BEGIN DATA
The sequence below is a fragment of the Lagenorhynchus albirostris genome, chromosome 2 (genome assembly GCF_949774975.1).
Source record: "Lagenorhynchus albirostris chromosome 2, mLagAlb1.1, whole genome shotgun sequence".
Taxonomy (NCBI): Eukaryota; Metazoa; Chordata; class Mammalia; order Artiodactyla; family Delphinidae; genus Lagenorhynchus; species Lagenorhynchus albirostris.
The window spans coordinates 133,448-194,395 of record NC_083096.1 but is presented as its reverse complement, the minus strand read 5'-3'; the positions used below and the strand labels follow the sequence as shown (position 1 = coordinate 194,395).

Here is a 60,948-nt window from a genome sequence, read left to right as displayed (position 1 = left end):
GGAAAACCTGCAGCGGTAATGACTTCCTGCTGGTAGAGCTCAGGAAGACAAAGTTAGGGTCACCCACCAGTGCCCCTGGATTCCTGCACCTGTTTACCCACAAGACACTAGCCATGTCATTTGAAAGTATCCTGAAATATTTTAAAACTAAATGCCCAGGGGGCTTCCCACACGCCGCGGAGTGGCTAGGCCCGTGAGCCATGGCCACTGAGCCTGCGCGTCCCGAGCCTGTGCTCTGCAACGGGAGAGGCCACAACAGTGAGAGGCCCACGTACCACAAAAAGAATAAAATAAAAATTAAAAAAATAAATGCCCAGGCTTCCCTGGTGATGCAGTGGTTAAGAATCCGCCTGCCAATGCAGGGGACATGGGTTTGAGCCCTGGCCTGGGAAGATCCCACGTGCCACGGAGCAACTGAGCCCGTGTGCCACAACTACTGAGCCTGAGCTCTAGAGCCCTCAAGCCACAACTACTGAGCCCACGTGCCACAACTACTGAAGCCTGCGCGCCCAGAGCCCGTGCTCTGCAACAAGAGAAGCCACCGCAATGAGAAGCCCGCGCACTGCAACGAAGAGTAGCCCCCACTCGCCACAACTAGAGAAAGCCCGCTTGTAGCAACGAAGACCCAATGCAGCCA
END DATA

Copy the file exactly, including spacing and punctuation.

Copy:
The sequence below is a fragment of the Lagenorhynchus albirostris genome, chromosome 2 (genome assembly GCF_949774975.1).
Source record: "Lagenorhynchus albirostris chromosome 2, mLagAlb1.1, whole genome shotgun sequence".
Taxonomy (NCBI): Eukaryota; Metazoa; Chordata; class Mammalia; order Artiodactyla; family Delphinidae; genus Lagenorhynchus; species Lagenorhynchus albirostris.
The window spans coordinates 133,448-194,395 of record NC_083096.1 but is presented as its reverse complement, the minus strand read 5'-3'; the positions used below and the strand labels follow the sequence as shown (position 1 = coordinate 194,395).

Here is a 60,948-nt window from a genome sequence, read left to right as displayed (position 1 = left end):
GGAAAACCTGCAGCGGTAATGACTTCCTGCTGGTAGAGCTCAGGAAGACAAAGTTAGGGTCACCCACCAGTGCCCCTGGATTCCTGCACCTGTTTACCCACAAGACACTAGCCATGTCATTTGAAAGTATCCTGAAATATTTTAAAACTAAATGCCCAGGGGGCTTCCCACACGCCGCGGAGTGGCTAGGCCCGTGAGCCATGGCCACTGAGCCTGCGCGTCCCGAGCCTGTGCTCTGCAACGGGAGAGGCCACAACAGTGAGAGGCCCACGTACCACAAAAAGAATAAAATAAAAATTAAAAAAATAAATGCCCAGGCTTCCCTGGTGATGCAGTGGTTAAGAATCCGCCTGCCAATGCAGGGGACATGGGTTTGAGCCCTGGCCTGGGAAGATCCCACGTGCCACGGAGCAACTGAGCCCGTGTGCCACAACTACTGAGCCTGAGCTCTAGAGCCCTCAAGCCACAACTACTGAGCCCACGTGCCACAACTACTGAAGCCTGCGCGCCCAGAGCCCGTGCTCTGCAACAAGAGAAGCCACCGCAATGAGAAGCCCGCGCACTGCAACGAAGAGTAGCCCCCACTCGCCACAACTAGAGAAAGCCCGCTTGTAGCAACGAAGACCCAATGCAGCCA